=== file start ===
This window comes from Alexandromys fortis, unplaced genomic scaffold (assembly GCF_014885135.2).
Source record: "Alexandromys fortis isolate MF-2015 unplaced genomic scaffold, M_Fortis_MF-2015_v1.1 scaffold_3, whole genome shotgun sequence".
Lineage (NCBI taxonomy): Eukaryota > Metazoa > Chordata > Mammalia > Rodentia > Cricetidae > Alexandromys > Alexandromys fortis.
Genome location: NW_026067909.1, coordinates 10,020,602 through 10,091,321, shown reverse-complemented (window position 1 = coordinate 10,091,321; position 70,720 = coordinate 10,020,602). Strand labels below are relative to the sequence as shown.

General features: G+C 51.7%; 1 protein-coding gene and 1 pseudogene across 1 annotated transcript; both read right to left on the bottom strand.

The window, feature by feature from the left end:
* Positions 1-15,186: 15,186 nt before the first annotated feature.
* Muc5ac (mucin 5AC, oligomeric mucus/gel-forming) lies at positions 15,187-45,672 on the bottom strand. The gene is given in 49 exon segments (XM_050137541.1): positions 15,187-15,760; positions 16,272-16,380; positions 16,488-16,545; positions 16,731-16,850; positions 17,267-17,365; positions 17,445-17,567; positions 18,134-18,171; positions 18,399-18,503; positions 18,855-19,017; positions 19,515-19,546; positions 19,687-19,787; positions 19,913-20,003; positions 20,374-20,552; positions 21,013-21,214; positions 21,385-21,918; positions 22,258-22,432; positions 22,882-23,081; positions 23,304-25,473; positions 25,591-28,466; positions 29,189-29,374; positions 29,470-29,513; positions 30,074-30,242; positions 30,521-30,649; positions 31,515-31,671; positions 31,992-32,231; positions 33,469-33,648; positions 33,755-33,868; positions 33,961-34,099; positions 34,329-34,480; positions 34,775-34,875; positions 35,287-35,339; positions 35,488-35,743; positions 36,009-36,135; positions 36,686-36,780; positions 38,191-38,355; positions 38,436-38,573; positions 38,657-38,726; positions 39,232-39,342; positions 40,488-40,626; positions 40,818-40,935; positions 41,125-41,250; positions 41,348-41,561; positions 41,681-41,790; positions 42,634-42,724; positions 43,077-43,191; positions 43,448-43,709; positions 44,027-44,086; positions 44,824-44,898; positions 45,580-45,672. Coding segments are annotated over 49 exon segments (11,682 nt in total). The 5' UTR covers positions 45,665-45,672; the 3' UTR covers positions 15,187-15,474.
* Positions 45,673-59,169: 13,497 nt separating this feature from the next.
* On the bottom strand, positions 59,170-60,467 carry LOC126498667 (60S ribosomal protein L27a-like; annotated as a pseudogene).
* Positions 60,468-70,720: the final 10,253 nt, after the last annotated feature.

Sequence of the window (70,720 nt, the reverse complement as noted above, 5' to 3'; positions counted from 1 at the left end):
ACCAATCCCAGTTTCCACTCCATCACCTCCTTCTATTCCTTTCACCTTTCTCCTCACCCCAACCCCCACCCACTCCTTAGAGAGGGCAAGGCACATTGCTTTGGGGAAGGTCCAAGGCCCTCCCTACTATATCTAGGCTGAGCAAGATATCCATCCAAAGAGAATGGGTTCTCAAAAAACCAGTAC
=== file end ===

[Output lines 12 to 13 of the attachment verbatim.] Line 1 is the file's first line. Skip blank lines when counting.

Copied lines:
Sequence of the window (70,720 nt, the reverse complement as noted above, 5' to 3'; positions counted from 1 at the left end):
ACCAATCCCAGTTTCCACTCCATCACCTCCTTCTATTCCTTTCACCTTTCTCCTCACCCCAACCCCCACCCACTCCTTAGAGAGGGCAAGGCACATTGCTTTGGGGAAGGTCCAAGGCCCTCCCTACTATATCTAGGCTGAGCAAGATATCCATCCAAAGAGAATGGGTTCTCAAAAAACCAGTAC